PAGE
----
HL Deb 25 April 1873 vol 215 cc965-8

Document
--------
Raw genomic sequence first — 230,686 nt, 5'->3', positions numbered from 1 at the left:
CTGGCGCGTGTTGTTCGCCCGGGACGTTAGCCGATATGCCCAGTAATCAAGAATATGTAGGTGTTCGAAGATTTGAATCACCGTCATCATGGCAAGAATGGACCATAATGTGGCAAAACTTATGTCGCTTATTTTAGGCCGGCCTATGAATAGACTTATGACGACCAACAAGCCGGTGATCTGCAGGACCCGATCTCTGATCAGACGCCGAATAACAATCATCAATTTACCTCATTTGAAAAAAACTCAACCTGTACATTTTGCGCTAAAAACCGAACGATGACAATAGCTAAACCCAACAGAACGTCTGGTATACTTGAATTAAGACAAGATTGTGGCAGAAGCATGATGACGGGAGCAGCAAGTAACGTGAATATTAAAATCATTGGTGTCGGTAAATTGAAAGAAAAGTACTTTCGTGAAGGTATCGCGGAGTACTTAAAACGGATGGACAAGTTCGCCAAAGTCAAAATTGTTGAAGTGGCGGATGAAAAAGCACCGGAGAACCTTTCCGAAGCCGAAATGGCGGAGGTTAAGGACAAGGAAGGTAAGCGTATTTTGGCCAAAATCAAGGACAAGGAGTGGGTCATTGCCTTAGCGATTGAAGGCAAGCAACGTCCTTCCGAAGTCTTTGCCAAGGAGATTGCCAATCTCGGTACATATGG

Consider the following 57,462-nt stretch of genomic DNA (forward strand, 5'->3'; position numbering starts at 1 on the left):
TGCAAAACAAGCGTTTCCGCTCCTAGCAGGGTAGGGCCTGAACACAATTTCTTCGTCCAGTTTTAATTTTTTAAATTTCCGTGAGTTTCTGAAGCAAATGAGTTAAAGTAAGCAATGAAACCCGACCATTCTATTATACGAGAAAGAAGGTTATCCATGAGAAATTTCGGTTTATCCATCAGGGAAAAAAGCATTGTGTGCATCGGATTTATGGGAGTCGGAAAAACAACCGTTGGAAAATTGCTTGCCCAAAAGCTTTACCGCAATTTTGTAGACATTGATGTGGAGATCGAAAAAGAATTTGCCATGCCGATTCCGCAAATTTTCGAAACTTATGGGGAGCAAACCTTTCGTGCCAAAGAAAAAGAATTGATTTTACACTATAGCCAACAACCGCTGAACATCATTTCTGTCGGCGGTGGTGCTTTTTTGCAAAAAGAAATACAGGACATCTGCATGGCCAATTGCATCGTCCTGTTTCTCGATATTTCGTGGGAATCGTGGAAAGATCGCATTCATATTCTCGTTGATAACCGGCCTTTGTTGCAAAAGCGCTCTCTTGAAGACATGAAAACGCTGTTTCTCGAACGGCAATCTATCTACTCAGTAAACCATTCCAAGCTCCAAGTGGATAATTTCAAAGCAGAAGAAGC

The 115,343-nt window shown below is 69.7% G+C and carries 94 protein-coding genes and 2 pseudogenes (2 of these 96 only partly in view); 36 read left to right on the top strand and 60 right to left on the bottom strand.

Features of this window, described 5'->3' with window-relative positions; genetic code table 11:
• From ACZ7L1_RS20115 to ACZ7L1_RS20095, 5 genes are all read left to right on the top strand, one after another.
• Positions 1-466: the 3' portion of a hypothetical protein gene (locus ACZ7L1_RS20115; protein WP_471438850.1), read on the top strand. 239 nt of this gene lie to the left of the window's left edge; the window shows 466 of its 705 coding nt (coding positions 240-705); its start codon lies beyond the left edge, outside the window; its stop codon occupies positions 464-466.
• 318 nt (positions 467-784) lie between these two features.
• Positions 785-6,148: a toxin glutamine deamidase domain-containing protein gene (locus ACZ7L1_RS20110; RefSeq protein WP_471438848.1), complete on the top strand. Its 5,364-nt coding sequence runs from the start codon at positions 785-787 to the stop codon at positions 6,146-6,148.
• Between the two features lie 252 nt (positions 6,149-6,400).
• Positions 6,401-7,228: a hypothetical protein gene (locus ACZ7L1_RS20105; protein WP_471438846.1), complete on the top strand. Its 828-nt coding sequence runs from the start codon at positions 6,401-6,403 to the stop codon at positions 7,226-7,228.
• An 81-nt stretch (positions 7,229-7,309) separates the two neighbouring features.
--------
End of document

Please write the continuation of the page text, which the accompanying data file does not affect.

according to Notice, rose to ask a Question of Her Majesty's Government relative to the late improvements in foreign breech-loading guns. No doubt their Lordships were aware that great changes and improvements had been effected within the last two or three years both in field pieces and great guns, and it was therefore the more necessary that we should keep a look-out for what was being done by other nations—more particularly as some of them appeared to be adopting a system which we had given up and discarded—namely, the breech-loading plan. We were the first to take up the system of breech-loading artillery, and we gave it up after what he did not consider a sufficiently long trial. It was odd that other nations should be adopting it after, of course, having considered the reasons which had induced us to give it up. No doubt they adopted it because they were of opinion that it afforded much greater facility for loading, and consequently gave a greater quickness of fire, and that the men who served breech-loading guns could be perfectly out of rifle shot. He admitted that a system which would answer very well for field guns would not necessarily answer for guns of 25, 30, or 40 tons—that was his opinion; but we ought not to omit paying due attention to the fact that guns of 35, 40, and, he was told, 50 tons were being manufactured by other nations on the breech-loading principle. Ever since armour-plating was brought into use for ships and forts there had been a constant race going on between plates and guns. We had been building guns of 12, 18, and 25 tons, until at last we turned out what was regarded by us to be a wonder of the world—this was "the Woolwich Infant," which was manufactured about three years ago—at which time it was supposed to be the most powerful gun that any country possessed—but judging from what he saw in the newspapers it was exceeded by something manufactured elsewhere. The only 35-ton guns we had for sea service—and he believed they were four in number—were on board the Devastation, which for her armament entirely depended on those guns. In his opinion, and that of several naval officers and artillery officers whose opinion was entitled to respect, the plan of rifling now in practice with us was not the best one. Foreign nations were adopting a different plan. In our large guns the shot was rotated by a small stud, which was not more than half an inch in diameter. Now in a 35-ton gun throwing a shot of 700 1b., and fired with 110 1b. of powder, such a stud could not last very long. The French were said to be manufacturing a gun which was to be an improvement on our 35-ton gun, which it had been supposed nothing could beat. The new French gun was said to have a 12½-inch bore, which was half an inch greater than ours; it weighed a ton less than ours—34 tons, instead of 35 tons—and it threw a shot of 850 1b. fired with 137 1b. of powder. The result was an initial velocity and a range much exceeding ours. As to rifling, while he did not believe Captain Scott's plan was perfect, he did believe it was much superior to that in use for our guns. As to the length and weight of guns there was no limit on these points as far as artillery on shore was concerned; but in the naval service length was of much importance, because the longer the gun the larger the turret required. He hoped to hear from the noble Marquess the Under Secretary for War that Her Majesty's Government were alive to the importance of what was being done by other nations in respect to improvements in artillery.